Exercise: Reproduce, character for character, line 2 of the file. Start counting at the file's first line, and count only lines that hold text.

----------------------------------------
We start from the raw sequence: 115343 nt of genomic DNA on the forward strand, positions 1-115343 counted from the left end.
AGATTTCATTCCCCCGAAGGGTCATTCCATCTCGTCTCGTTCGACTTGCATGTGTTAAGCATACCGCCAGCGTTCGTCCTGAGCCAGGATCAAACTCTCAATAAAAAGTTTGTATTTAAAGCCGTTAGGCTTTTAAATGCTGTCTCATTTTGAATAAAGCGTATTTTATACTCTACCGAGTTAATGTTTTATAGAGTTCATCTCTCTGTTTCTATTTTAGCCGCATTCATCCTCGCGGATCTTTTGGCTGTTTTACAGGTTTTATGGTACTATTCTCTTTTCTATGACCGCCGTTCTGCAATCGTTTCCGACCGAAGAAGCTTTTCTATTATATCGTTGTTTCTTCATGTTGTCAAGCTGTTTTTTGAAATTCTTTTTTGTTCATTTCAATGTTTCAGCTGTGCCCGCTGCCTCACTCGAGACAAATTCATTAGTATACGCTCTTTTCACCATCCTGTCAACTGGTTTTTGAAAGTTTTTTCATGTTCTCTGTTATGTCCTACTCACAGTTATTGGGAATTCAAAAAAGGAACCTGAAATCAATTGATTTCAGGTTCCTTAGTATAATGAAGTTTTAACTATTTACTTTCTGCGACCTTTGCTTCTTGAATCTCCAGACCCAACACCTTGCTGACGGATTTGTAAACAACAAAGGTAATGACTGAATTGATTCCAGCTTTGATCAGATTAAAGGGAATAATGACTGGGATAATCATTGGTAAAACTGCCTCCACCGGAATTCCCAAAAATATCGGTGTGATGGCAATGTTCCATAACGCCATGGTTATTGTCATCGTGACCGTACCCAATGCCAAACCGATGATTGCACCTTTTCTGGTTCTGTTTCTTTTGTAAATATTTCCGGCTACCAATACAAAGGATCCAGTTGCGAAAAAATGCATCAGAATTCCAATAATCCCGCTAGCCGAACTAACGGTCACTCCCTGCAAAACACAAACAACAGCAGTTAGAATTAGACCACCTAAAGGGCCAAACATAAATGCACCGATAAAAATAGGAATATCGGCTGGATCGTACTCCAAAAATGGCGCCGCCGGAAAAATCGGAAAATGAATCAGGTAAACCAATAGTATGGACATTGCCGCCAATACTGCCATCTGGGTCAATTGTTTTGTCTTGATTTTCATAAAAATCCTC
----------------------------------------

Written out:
AGATTTCATTCCCCCGAAGGGTCATTCCATCTCGTCTCGTTCGACTTGCATGTGTTAAGCATACCGCCAGCGTTCGTCCTGAGCCAGGATCAAACTCTCAATAAAAAGTTTGTATTTAAAGCCGTTAGGCTTTTAAATGCTGTCTCATTTTGAATAAAGCGTATTTTATACTCTACCGAGTTAATGTTTTATAGAGTTCATCTCTCTGTTTCTATTTTAGCCGCATTCATCCTCGCGGATCTTTTGGCTGTTTTACAGGTTTTATGGTACTATTCTCTTTTCTATGACCGCCGTTCTGCAATCGTTTCCGACCGAAGAAGCTTTTCTATTATATCGTTGTTTCTTCATGTTGTCAAGCTGTTTTTTGAAATTCTTTTTTGTTCATTTCAATGTTTCAGCTGTGCCCGCTGCCTCACTCGAGACAAATTCATTAGTATACGCTCTTTTCACCATCCTGTCAACTGGTTTTTGAAAGTTTTTTCATGTTCTCTGTTATGTCCTACTCACAGTTATTGGGAATTCAAAAAAGGAACCTGAAATCAATTGATTTCAGGTTCCTTAGTATAATGAAGTTTTAACTATTTACTTTCTGCGACCTTTGCTTCTTGAATCTCCAGACCCAACACCTTGCTGACGGATTTGTAAACAACAAAGGTAATGACTGAATTGATTCCAGCTTTGATCAGATTAAAGGGAATAATGACTGGGATAATCATTGGTAAAACTGCCTCCACCGGAATTCCCAAAAATATCGGTGTGATGGCAATGTTCCATAACGCCATGGTTATTGTCATCGTGACCGTACCCAATGCCAAACCGATGATTGCACCTTTTCTGGTTCTGTTTCTTTTGTAAATATTTCCGGCTACCAATACAAAGGATCCAGTTGCGAAAAAATGCATCAGAATTCCAATAATCCCGCTAGCCGAACTAACGGTCACTCCCTGCAAAACACAAACAACAGCAGTTAGAATTAGACCACCTAAAGGGCCAAACATAAATGCACCGATAAAAATAGGAATATCGGCTGGATCGTACTCCAAAAATGGCGCCGCCGGAAAAATCGGAAAATGAATCAGGTAAACCAATAGTATGGACATTGCCGCCAATACTGCCATCTGGGTCAATTGTTTTGTCTTGATTTTCATAAAAATCCTC